Types of Pizza - What's Your Favorite?

Types of Pizza - What's Your Favorite?

Pizza began millennia ago in ancient Persia, and since then, it’s become a favorite food around the world. With virtually any topping you can imagine and a wide variety of crusts, pizza is the ultimate customizable meal! However, it isn’t always easy to make, especially if you don’t have the right ingredients or tools. Here are the basic types of pizza and what you need to make them.

The Sicilian Pizza

The Sicilian Pizza

Named for the Italian city where it became popular, the Sicilian pizza features a heavy layer of tomato sauce and cheese on top of focaccia or another thick bread. Traditional toppings include anchovies, herbs, and onions. There are many varieties of Sicilian pizzas, but most are very thick and loaded up with vegetables and anchovies. To make your own Sicilian pizza, you’ll need a deep-dish pizza pan or a nonstick pan specially designed for Sicilian pizzas.

The Neapolitan Pizza

The Neapolitan Pizza

The Neapolitan pizza arose from Naples, where a traditional version, pizza Napoletana, has been an official guaranteed recipe for decades. However, the Neapolitan has traveled around the world, and in any country, it usually features tomatoes, basil, garlic, and mozzarella. Most people make Neapolitan pizza in a wood-fired oven to help keep the pizza crust lightweight and the cheese moist. To keep the crust from rising too much, be sure to dock your dough before adding your cheese and toppings. The best Neapolitan pizzas have a thin, crispy crust that accentuates the fresh flavors!

The Chicago-style Pizza

The Chicago-style Pizza

If you like to dig into your pizza, you’ll love the Chicago-style pizza pie. Unlike standard pizzas, where the toppings are covered with cheese, this deep-dish delight is built like a pie. The cheese is placed over a thin, pie-like crust, then the toppings (usually hefty amounts of meat and vegetables) are added, followed by a layer of sauce. The entire pizza is then baked in a cast-iron skillet or deep-dish pizza pan for longer than a typical pizza. This results in a savory, dense pizza packed with your favorite toppings.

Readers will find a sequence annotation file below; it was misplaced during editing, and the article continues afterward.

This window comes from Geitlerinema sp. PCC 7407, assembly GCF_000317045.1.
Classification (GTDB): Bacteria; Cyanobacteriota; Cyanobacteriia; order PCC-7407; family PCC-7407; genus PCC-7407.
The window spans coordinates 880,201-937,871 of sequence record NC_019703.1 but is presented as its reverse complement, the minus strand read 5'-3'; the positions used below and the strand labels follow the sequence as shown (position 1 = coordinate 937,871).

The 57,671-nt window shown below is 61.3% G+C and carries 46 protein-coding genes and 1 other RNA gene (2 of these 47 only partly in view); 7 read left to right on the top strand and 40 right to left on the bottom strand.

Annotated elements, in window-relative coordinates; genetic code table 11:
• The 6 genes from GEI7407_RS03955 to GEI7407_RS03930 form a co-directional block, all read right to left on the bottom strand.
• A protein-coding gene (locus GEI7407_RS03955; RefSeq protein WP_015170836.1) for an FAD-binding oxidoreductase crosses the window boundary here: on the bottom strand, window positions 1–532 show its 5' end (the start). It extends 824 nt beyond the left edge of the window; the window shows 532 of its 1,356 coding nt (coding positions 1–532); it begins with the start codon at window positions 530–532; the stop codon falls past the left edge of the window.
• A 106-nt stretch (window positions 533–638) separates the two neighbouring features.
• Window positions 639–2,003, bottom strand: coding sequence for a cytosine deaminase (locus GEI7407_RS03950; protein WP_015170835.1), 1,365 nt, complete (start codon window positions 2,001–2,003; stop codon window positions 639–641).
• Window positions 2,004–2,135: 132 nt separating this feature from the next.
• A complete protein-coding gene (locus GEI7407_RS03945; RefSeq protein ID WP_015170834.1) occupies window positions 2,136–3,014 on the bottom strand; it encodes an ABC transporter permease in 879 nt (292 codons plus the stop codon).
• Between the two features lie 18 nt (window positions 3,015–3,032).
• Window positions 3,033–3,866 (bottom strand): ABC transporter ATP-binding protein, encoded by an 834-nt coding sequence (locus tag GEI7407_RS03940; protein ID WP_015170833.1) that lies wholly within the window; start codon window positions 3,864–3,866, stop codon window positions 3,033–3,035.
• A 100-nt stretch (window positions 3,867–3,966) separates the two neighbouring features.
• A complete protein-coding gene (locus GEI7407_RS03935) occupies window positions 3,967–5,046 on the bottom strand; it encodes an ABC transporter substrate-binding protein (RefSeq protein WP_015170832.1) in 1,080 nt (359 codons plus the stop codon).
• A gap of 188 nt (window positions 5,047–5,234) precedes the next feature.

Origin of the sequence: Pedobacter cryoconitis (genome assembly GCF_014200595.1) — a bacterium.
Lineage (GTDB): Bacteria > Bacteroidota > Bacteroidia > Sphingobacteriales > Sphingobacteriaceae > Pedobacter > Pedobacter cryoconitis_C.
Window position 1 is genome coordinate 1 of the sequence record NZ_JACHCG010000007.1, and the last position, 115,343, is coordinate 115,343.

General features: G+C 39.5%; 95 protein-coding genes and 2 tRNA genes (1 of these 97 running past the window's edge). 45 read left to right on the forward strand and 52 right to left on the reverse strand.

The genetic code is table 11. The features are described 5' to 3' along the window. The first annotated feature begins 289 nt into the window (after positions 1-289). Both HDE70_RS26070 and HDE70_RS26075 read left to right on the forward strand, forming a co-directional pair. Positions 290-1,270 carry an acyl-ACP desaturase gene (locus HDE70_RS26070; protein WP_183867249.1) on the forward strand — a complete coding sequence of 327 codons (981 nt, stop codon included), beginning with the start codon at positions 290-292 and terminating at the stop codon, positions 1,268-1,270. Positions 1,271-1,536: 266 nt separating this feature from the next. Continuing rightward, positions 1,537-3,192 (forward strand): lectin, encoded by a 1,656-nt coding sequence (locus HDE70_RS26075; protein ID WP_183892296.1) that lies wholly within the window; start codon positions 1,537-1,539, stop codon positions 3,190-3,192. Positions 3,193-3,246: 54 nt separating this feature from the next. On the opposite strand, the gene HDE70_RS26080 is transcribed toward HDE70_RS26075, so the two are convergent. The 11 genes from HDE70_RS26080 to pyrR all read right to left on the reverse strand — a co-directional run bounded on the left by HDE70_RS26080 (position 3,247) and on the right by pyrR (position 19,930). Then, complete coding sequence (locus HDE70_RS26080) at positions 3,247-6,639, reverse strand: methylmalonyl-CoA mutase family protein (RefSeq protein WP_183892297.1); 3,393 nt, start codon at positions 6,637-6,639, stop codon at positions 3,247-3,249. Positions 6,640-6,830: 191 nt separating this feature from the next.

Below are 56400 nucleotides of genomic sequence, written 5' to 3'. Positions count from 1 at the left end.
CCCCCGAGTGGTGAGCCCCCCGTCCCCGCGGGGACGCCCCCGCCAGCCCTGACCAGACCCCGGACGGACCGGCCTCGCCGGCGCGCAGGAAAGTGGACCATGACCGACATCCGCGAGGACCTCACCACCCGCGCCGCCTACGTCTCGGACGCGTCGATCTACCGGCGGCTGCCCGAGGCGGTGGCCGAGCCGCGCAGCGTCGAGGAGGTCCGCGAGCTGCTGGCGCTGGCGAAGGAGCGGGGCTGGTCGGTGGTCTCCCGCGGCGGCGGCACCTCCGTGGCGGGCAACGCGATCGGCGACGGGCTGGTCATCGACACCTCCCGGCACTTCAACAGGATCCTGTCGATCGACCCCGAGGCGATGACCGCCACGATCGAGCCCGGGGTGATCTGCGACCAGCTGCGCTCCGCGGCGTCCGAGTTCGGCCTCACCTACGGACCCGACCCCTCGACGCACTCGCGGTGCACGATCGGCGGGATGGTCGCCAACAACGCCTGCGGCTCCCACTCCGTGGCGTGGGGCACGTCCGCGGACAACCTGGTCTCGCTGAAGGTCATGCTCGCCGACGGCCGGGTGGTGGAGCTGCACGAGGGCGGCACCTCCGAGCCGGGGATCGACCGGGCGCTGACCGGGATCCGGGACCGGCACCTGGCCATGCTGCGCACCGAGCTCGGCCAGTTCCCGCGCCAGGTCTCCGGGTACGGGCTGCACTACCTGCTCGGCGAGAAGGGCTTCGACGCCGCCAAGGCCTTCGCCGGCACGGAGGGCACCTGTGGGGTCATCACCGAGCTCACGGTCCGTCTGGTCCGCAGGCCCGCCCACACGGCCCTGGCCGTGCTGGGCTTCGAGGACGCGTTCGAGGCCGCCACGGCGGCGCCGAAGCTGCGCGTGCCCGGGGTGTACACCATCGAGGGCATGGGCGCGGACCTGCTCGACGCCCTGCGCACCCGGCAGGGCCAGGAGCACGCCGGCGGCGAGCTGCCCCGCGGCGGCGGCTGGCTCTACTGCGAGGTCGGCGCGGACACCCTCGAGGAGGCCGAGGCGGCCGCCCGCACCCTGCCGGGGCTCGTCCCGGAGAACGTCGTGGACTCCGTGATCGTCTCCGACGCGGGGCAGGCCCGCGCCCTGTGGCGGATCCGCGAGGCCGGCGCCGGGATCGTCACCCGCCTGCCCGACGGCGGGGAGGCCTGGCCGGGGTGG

The Greek Pizza

The Greek Pizza

Similar to Sicilian pizzas, Greek pizzas have a spongy, oily crust, though not as thick. They are typically prepared in a metal pan in which the dough is proofed, then flattened out and topped with oil and herbs. There is no tomato sauce, unlike in many types of pizza. Most Greek pizzas use a combination of mozzarella and feta, along with classic Mediterranean toppings such as kalamata olives, grape tomatoes, and artichoke hearts. When preparing a Greek Pizza, the dough proofing process is very important. Use a high-quality proofing pan to prevent premature crusting and keep your pizza’s base soft and supple.

The New York Pizza

The New York Pizza

You can’t go wrong with cheese and tomato sauce, and that’s all you need for a classic New York pizza. The key to making this cheesy, thin-crusted delicacy is the right equipment. You need to prep the pizza on a pizza peel, then transfer it to a preheated pizza stone. By using well-mixed dough and a low-moisture cheese such as mozzarella, you get that soft, slightly crispy delight rather than a soggy mess.

The Californian Pizza

The Californian Pizza

If you love thin, crispy crusts and eclectic toppings, you’re probably a fan of the Californian pizza. There are no firm rules for what goes on a Californian, but generally, they’re made on lightweight crusts with lots of veggies and herbs. Don’t load up too much on sauce or oil. A thin layer does the trick, but be sure that you put a bit of cheese both above and below the veggies to keep them from drying out. Use a perforated pizza pan to ensure that your crust gets that delightful crisp!

Wrapping Up

No matter which type of pizza you’re after (and why not try them all?) you’ll find the pizza-making equipment you need at GoFoodservice. Pizza pans come in all styles, including perforated options for a crispier crust and deep-dish shapes to make your dream Chicago-style pizza. Ensure smooth, well-fermented dough by purchasing a dough docker and proofing pan. Then, get your pizzas evenly cooked and prevent soggy crusts with pizza peels. Finally, serve it all up on a beautiful breadboard. Few things are more exciting than building your own custom pizza. Try out your favorite toppings too! If you are looking for more guidance on choosing the right equipment, check out our article called the essential pizza equipment for a pizzeria guide today.

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